Brazil is the third largest emitter in the developing world, but their emissions profile is unique; the majority of their emissions come from deforestation of the Amazon (estimates hover around 70%). In 2004, the Brazilian government implemented aggressive policies to tackle this issue, and the progress has been remarkable–deforestation rates declined by 64% between 2004 and 2009. How did they do it? And, perhaps more importantly, can their policies be successfully transferred to other countries with high LULUCF emissions?
Brazil’s success stems from the implementation of its Action Plan for the Prevention and Control of Deforestation in the Legal Amazon or PPCDAm. The plan was originally implemented in 2004, when high beef and soybean prices caused a sudden spike in deforestation rates, throwing environmentalists the world over into a state of panic. The subsequent PPCDAm introduced a radical multi-sectoral and inter-ministerial environmental policy, that called for coordination between federal, state, and local governments, as well as outside organizations. The plan involved three main components:
Command and Control efforts:
- Law Enforcement: PPCDAm made important institutional changes that allowed for an increase in law enforcement personnel, and therefore regulation, in the northern provinces with the highest levels of deforestation.
- Differential Laws: The plan helped the government establish laws which allowed them to take ‘differentiated action’ against regions with very high deforestation rates.
- Increased land area under protection: Deforestation is more likely to occur on undesignated land. Protection is thought to deter deforestation because it results in increased regulation and stricter legal consequences.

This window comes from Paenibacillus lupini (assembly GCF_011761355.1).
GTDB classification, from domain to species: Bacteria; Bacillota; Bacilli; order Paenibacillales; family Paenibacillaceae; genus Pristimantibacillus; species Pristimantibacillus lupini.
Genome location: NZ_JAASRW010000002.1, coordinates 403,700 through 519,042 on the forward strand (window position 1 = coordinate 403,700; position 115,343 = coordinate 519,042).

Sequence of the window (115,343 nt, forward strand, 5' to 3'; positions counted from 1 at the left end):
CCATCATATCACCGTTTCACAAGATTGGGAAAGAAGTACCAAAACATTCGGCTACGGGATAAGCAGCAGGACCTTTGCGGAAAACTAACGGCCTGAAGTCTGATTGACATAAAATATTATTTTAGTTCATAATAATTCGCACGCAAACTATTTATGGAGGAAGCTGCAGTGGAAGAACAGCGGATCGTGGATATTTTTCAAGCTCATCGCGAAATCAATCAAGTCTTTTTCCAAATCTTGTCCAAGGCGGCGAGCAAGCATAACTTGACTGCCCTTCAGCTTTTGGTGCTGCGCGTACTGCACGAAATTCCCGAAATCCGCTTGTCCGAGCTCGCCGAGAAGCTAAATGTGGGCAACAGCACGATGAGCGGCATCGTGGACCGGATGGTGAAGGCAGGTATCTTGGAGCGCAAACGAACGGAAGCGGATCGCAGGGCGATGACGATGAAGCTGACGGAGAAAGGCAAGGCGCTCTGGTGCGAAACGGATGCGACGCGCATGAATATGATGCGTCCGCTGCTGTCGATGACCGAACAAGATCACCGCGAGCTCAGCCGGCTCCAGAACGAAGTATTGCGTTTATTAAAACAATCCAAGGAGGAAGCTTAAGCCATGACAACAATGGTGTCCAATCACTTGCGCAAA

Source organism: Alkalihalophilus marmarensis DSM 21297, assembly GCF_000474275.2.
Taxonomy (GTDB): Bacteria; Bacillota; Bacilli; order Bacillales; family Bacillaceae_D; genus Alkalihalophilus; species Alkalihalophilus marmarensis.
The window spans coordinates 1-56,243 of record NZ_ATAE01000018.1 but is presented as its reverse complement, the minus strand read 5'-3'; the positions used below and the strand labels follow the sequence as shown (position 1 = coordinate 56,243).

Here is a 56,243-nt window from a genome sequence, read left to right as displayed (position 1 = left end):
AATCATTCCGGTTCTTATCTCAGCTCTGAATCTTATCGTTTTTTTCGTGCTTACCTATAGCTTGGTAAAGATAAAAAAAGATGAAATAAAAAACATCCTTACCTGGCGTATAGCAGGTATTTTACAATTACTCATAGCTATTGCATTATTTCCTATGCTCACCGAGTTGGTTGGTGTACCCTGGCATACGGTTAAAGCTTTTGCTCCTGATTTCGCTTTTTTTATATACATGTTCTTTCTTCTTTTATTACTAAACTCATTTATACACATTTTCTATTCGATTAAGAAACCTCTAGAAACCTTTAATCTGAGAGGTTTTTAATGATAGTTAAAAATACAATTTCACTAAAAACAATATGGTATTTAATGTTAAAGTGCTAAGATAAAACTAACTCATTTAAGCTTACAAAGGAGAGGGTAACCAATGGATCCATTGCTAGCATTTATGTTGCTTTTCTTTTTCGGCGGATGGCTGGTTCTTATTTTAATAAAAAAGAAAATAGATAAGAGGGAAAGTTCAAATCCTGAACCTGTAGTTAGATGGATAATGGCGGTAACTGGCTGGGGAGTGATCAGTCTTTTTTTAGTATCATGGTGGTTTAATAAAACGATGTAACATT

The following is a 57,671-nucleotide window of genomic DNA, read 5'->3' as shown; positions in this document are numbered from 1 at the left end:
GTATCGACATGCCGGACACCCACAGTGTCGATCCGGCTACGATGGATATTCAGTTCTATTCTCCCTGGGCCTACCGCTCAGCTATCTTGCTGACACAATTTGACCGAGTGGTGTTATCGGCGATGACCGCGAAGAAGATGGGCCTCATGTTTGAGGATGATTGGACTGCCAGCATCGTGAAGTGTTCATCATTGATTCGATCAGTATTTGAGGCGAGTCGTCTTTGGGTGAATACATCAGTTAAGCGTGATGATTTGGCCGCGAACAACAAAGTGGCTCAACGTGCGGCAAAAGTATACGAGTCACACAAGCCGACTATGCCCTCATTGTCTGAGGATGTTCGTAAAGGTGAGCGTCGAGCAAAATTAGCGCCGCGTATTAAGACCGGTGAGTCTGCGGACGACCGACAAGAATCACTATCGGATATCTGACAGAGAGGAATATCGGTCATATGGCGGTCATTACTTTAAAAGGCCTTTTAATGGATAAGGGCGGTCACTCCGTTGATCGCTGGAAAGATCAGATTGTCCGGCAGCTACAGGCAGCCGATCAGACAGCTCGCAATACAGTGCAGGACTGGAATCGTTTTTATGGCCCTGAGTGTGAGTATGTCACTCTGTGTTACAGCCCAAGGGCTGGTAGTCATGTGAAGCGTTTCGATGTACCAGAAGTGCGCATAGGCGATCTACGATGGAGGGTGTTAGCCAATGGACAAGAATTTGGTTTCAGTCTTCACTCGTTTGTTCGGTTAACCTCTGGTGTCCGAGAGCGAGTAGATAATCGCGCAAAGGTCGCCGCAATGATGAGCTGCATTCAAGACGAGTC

- DETER: Real Time System for Detection of Deforestation (DETER), run by Brazil’s National Institute for Space Research, captures and processes images on forest cover for the entire Brazilian Amazon every 15 days. The images allow the government to find deforestation hotspots, and concentrate law enforcement efforts in these areas.
- Conditional Credit: Under the guidance of PPCDAm, Brazil’s National Monetary Council approved a rural credit scheme which made receiving credit conditional on the ability of farmers to prove they were in compliance with environmental laws. It’s estimated that this alone has reduced deforestation by 17%.
Impressive as PPCDAm’s progress has been, Brazil is still a major emitter. The major challenge now is deforestation caused by small scale famers, who often receive certain exemptions from the environmental conditions under the credit schemes and are difficult to detect using monitoring systems. This poses a more difficult problem, because, despite being disconnected from energy use, Brazil’s emissions are intricately tied to economic growth. The health of Brazil’s agricultural sector is integral to their economic prosperity, which implies the need for increased productivity or increased land use. By encouraging the the use of farming and grazing techniques that increase productivity, especially among small-scale farmers, the government could further decrease deforestation rates.
Despite recent policy setbacks, PPCDAm has been a huge success. Can Brazil’s success be exported?
Probably not yet. The entire model is contingent upon government capacity, especially in terms of technology and law enforcement. Many of the countries with significant LULUCF emissions have relatively weak government capacity, especially when it comes to law enforcement in remote areas. Indonesia, for example, has tried to control illegal logging through regulatory policies, but has run into a lot of trouble enforcing these policies. An appropriate step for many of these countries may be to develop a monitoring system, similar to DETER. This is especially viable for countries that have signed VPAs with the EU, and are therefore guaranteed the EU’s support in “improving their regulation and governance of the [forestry] sector.”
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